Striving for Cultural Acceptance at Malaysia’s Thaipusam Festival

April 25, 2016
Striving for Cultural Acceptance at Malaysia's Thaipusam Festival

I went to the Thaipusam celebration to test myself. As a traveler, every day I crave new and different experiences. Culture, clothes, greetings, foods, worldviews. Some differences amaze me, inspire or surprise me, while other differences push my limits of acceptance. Everything I heard about the Thaipusam celebration suggested that it would be an intense experience of testing these limits. It is a sacred celebration that is taken out of temples onto the street. It is a raw tradition with no introduction or opening paragraph for an outside observer, to explain what’s happening.

Thaipusam is a Hindu festival celebrated by Tamil Indians in Malaysia, Singapore, Mauritius and other places, usually in late January or early February. During the festival, the Hindu god Lord Murugan is worshiped. Worshipers follow a specific diet and on the day of the festival they offer gifts to the lord. What makes the festival famous among tourists are the mysterious traditions surrounding it: intense decorations, body piercing, and walking processions that flood the streets at night. Those celebrating Thaipusam say that the festival is meant to show their love of god and that it’s open for anyone to participate in. Regardless of our beliefs, they say, we all have something to be grateful for.

I wanted to see for myself what happens, so on a Sunday morning I took a train to the Batu Caves, a short ride from downtown Kuala Lumpur. This place is an attraction on its own, even outside of festival days. The Batu Caves are natural limestone caves, with 272 stairs leading to the main grotto. Curious monkeys will probably check your pockets, and will definitely reach for your plastic bags. Scorching tropical sun will accompany you on your climb. The world’s tallest statue of Lord Murugan will silently observe you as you sweat. In other places where Thaipusam is celebrated, temples are also situated on top of hills.

The Thaipusam procession starts at night, and some walk 30-40 kilometres though the streets of Kuala Lumpur before they reach the Batu Caves. Some older people might choose to take transport all the way to the temple, and only climb the stairs at the end. Others dedicate themselves to a full night of walking with the festival procession.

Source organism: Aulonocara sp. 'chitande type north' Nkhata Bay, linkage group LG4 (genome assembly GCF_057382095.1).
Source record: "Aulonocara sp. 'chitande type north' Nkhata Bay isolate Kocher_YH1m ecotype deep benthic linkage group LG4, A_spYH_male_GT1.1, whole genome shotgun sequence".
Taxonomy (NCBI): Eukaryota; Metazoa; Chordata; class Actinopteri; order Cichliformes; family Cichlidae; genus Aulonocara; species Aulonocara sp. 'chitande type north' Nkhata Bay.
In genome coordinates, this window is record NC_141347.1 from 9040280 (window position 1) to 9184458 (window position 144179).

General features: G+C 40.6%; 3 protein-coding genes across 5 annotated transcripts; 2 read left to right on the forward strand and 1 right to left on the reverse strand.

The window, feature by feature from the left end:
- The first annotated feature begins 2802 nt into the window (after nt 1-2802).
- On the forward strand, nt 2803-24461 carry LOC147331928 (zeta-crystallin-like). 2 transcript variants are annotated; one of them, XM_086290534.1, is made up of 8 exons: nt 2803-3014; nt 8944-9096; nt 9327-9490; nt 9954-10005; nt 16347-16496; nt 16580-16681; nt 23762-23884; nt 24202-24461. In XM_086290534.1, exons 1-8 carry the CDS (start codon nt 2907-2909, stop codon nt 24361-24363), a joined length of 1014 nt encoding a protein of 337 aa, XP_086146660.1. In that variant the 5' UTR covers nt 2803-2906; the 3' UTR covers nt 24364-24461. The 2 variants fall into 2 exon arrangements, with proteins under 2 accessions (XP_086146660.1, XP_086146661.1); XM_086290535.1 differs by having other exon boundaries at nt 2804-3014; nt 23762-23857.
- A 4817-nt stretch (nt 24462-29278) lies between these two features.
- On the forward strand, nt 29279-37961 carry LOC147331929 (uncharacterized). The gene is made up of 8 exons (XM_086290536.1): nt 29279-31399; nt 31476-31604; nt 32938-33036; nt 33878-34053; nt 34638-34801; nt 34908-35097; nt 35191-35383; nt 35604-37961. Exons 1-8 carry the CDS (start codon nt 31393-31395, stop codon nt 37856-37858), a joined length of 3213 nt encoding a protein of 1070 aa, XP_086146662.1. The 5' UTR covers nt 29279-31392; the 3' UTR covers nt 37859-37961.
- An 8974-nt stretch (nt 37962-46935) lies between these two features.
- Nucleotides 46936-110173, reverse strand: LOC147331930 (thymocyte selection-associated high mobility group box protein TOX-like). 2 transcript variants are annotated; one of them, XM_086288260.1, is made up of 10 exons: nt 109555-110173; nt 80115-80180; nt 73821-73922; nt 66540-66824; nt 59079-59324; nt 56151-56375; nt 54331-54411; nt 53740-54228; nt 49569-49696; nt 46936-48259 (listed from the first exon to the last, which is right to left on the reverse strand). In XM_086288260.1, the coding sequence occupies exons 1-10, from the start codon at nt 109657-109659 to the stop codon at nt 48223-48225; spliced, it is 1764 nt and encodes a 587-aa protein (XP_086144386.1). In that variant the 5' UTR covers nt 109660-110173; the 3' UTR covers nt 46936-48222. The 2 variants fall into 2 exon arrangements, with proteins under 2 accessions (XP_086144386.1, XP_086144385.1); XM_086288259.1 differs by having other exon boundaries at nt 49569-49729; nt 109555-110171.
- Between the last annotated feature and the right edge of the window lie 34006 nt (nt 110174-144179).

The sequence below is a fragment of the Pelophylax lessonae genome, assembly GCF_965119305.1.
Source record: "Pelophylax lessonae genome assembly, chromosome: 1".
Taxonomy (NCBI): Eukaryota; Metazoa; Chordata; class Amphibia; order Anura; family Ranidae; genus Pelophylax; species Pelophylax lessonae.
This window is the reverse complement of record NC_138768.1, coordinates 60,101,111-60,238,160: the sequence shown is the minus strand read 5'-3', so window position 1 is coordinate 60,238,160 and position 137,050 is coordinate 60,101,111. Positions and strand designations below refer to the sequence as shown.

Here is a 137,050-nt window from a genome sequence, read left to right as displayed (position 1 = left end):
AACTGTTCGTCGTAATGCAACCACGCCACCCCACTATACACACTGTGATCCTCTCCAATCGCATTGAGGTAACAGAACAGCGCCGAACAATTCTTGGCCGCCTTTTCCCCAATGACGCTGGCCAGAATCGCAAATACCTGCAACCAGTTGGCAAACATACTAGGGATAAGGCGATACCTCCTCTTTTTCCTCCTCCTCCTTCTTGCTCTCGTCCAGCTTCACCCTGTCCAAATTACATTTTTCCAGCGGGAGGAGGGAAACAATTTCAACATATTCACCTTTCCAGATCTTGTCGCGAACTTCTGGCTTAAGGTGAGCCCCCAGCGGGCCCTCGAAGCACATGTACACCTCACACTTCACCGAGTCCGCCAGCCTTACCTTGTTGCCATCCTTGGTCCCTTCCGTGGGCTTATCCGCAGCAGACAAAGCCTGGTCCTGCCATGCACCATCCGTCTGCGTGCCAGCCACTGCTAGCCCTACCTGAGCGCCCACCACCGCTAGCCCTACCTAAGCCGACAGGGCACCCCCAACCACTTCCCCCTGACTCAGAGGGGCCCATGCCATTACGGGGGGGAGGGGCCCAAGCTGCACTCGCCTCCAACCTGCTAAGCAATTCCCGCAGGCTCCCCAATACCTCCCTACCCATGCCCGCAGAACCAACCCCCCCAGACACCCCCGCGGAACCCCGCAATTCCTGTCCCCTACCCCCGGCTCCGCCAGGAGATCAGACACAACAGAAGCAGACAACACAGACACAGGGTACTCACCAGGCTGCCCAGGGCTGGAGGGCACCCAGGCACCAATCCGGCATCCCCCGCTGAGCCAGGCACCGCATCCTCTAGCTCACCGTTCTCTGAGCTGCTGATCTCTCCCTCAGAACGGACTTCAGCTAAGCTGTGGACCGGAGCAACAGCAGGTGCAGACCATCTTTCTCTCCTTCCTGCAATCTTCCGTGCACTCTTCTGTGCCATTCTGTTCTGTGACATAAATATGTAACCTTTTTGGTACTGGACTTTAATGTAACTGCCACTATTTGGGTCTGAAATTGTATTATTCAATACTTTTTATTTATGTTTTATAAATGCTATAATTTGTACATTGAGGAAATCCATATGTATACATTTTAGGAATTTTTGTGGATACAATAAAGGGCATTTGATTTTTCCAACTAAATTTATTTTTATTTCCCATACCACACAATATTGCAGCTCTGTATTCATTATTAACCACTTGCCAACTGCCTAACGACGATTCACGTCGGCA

Thaipusam is a Hindu festival celebrated by Tamil Indians in Malaysia, Singapore, Mauritius and other places, usually in late January or early February. What makes the festival famous are the mysterious traditions: intense decorations, body piercing, and walking processions that flood the streets at night.

As I reach the foot of the mountain, I find myself part of a chaotic march. New people arrive every moment, while others are already descending from the temple. The crowd is full of devotees, other curious Malaysians and tourists, all cheering for every next person, carrying an offering to the lord.

There are a few types of gifts worshipers can give. Women and children often carry a pot of milk decorated with an orange cloth and some flowers. They place the pot on their heads and walk silently all the way to the temple, where they pass the pot to a monk. Kavadi is another type of offering. Those are bulky metal structures, decorated with fabric, images of Murugan, shiny beads and lots and lots of peacock feathers. A construction like this can weigh anywhere between 20 and 60 kilograms, depending on one’s creativity. Men sometimes take a challenge of carrying a kavadi, symbolically offering this physical challenge as a sacrifice to the lord, on behalf of their family.

Watching the procession from outside makes me feel like I’m observing performance art mixed with an athletic competition. Families know that an athlete (a kavadi carrier) is embarking on an important and physically challenging activity, so they bring a little stool for him to rest on, wipe his sweat and help him to get ready for the climb. Before setting their foot on the stairs, some perform a dance that is welcomed by applause and cheers.

As travellers we are lucky to have many chances to observe lives of others, to discover difference and accept other’s right to choose their way of living. We have an opportunity to accept cultural differences that inspire us along with those that seem strange or unusual. Observing the Thaipusam festival was a rich experience, which other curious travellers to Kuala Lumpur–and other places where it is celebrated–will enjoy.

About Natasha Zolotareva

AvatarNatasha is a former journalist, turned digital marketer, writer and artist. She still can’t stop chasing great stories, looking for angles and characters in Central Europe, Latin America or South East Asia, where she lives now. She carries a pack of good tea and a classic novel to quickly make a cosy home in every new place she goes to.

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